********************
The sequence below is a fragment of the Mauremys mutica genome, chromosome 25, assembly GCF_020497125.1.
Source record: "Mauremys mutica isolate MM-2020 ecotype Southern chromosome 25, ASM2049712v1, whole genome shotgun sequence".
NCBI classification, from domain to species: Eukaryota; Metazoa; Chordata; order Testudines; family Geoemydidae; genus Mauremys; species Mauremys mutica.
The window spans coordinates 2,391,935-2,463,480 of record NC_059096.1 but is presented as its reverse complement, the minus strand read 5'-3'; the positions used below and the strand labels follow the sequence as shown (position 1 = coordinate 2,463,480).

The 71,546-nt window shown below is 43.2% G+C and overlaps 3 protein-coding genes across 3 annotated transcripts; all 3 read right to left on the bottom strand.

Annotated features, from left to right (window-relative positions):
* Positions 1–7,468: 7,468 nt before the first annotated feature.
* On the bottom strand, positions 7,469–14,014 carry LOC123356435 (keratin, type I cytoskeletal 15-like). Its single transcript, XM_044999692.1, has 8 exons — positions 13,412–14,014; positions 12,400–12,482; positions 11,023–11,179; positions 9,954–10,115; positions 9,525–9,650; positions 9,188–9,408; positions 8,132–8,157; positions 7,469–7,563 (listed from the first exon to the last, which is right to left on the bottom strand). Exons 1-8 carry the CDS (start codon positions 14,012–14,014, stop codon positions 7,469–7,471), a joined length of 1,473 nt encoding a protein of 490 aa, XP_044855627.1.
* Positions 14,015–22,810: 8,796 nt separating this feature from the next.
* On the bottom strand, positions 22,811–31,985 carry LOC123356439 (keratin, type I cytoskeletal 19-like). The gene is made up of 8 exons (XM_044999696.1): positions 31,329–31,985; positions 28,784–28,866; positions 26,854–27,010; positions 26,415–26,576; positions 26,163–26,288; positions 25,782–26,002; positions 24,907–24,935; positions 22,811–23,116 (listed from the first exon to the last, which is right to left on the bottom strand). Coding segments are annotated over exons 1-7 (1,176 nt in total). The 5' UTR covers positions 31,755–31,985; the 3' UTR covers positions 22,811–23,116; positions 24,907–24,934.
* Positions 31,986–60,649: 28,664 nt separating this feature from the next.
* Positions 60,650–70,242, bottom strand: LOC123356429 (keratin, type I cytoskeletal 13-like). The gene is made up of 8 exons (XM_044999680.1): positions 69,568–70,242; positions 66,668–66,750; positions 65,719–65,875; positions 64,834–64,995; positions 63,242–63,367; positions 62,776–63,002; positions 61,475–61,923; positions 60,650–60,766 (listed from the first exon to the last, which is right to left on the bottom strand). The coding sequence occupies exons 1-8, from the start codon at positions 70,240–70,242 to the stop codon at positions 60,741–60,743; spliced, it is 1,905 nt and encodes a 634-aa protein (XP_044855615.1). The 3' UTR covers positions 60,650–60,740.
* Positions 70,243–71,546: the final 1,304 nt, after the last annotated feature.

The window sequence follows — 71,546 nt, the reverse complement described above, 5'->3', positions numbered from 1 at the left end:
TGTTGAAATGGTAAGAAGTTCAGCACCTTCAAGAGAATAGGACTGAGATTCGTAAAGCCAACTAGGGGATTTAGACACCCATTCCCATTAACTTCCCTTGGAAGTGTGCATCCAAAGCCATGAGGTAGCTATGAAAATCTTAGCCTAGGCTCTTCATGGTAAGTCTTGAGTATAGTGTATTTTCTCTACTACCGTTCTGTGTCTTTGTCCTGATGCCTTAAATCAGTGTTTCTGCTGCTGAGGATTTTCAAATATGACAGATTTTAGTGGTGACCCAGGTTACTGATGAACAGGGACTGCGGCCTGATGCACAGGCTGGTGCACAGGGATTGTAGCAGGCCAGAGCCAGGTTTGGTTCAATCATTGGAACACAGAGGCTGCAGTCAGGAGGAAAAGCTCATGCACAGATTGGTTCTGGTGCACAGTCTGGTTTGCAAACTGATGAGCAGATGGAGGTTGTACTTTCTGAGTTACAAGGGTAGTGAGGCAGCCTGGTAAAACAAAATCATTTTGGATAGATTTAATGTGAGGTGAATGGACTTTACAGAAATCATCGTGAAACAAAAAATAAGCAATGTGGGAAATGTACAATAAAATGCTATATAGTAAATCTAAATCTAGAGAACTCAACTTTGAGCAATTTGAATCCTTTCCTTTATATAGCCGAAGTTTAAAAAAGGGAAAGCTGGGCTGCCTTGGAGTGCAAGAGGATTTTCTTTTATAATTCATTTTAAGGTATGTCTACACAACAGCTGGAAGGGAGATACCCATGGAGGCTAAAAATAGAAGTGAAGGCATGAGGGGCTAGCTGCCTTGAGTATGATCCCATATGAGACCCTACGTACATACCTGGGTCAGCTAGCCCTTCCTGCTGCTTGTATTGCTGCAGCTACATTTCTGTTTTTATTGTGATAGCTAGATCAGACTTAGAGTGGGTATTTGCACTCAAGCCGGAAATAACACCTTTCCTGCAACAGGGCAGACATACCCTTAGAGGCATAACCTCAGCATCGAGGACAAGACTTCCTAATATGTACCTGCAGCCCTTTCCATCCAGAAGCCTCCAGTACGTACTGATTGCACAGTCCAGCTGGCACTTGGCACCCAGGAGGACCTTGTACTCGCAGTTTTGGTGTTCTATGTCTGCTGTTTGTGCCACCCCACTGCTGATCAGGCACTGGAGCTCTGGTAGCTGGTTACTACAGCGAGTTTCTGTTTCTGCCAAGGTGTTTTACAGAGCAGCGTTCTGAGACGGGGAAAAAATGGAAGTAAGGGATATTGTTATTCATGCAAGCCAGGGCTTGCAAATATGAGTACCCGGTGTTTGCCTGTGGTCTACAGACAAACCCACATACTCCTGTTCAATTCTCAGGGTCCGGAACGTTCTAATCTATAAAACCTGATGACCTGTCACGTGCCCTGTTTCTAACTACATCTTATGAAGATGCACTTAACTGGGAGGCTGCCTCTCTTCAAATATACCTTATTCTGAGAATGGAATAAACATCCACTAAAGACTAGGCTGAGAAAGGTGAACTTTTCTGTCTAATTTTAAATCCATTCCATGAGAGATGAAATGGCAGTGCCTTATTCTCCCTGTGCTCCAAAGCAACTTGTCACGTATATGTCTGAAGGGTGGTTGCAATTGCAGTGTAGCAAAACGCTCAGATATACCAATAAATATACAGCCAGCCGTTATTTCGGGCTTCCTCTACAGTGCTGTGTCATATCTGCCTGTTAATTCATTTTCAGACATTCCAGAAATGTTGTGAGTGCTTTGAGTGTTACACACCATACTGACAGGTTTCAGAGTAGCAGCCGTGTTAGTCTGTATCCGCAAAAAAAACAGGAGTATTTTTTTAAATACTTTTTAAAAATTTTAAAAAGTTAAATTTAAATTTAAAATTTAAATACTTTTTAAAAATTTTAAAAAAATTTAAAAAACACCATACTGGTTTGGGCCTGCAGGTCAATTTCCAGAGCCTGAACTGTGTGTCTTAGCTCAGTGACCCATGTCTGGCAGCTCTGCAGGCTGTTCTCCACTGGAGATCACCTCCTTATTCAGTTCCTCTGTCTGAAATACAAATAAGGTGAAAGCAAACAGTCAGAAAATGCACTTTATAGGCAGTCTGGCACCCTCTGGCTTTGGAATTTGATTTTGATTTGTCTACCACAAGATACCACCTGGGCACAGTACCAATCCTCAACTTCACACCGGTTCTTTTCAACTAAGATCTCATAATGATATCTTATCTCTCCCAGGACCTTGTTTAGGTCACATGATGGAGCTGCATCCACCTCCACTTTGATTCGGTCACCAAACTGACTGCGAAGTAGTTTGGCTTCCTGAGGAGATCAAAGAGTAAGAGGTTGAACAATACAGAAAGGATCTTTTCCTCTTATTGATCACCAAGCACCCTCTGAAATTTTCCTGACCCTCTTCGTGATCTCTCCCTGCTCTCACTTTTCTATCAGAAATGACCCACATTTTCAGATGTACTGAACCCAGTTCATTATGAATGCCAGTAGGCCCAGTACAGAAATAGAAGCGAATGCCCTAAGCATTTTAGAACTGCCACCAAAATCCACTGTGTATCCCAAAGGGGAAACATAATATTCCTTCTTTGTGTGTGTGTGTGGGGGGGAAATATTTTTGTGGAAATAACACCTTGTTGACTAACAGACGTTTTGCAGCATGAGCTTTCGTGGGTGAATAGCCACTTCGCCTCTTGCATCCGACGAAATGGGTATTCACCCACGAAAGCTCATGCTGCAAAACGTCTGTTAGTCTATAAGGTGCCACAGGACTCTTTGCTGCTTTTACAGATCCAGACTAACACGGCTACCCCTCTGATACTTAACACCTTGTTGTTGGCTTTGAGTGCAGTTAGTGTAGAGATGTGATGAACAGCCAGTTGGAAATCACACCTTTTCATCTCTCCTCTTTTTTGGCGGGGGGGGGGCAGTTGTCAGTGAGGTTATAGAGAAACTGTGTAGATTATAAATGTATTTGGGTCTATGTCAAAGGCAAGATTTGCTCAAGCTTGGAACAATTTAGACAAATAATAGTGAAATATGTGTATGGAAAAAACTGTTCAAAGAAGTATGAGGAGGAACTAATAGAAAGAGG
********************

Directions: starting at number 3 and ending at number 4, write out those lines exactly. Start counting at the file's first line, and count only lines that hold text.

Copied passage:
NCBI classification, from domain to species: Eukaryota; Metazoa; Chordata; order Testudines; family Geoemydidae; genus Mauremys; species Mauremys mutica.
The window spans coordinates 2,391,935-2,463,480 of record NC_059096.1 but is presented as its reverse complement, the minus strand read 5'-3'; the positions used below and the strand labels follow the sequence as shown (position 1 = coordinate 2,463,480).